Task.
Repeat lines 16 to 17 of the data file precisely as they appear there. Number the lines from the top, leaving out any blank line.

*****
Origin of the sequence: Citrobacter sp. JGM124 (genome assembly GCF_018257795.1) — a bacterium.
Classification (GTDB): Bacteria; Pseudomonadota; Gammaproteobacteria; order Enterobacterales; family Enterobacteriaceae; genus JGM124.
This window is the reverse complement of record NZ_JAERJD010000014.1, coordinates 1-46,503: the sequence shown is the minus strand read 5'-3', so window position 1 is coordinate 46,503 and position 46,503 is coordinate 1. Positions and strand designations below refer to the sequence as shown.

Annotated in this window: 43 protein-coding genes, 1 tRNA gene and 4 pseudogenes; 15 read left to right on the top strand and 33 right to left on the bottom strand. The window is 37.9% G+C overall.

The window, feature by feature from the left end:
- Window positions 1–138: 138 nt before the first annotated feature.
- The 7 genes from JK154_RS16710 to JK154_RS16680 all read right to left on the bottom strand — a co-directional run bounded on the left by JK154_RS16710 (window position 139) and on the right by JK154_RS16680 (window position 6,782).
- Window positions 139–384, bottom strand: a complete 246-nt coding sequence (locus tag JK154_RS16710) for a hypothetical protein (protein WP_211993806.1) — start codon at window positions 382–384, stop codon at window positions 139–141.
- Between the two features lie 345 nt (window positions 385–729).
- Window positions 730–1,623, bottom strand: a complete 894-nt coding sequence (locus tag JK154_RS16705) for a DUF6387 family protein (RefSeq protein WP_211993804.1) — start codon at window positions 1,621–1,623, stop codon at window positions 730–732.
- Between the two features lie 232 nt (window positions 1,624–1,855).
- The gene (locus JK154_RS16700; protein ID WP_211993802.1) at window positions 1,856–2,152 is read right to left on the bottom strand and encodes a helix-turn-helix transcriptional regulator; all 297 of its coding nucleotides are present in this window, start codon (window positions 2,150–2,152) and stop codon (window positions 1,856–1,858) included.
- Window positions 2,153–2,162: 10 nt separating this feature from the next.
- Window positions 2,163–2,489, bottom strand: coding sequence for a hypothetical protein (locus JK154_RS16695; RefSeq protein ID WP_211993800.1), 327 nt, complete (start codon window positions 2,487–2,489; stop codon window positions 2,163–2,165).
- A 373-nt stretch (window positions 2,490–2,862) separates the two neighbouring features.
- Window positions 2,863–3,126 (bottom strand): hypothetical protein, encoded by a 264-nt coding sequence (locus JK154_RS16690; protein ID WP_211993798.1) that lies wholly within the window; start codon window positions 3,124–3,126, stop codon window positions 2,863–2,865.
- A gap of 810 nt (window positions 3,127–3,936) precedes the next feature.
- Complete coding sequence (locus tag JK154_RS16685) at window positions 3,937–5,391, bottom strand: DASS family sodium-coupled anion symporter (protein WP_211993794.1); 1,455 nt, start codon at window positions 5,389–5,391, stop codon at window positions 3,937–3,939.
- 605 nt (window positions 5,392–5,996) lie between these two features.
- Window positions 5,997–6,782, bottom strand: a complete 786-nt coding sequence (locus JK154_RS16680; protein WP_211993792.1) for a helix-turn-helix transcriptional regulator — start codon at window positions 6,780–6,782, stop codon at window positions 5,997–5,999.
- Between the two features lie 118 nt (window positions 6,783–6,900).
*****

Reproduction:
- Window positions 2,863–3,126 (bottom strand): hypothetical protein, encoded by a 264-nt coding sequence (locus JK154_RS16690; protein ID WP_211993798.1) that lies wholly within the window; start codon window positions 3,124–3,126, stop codon window positions 2,863–2,865.
- A gap of 810 nt (window positions 3,127–3,936) precedes the next feature.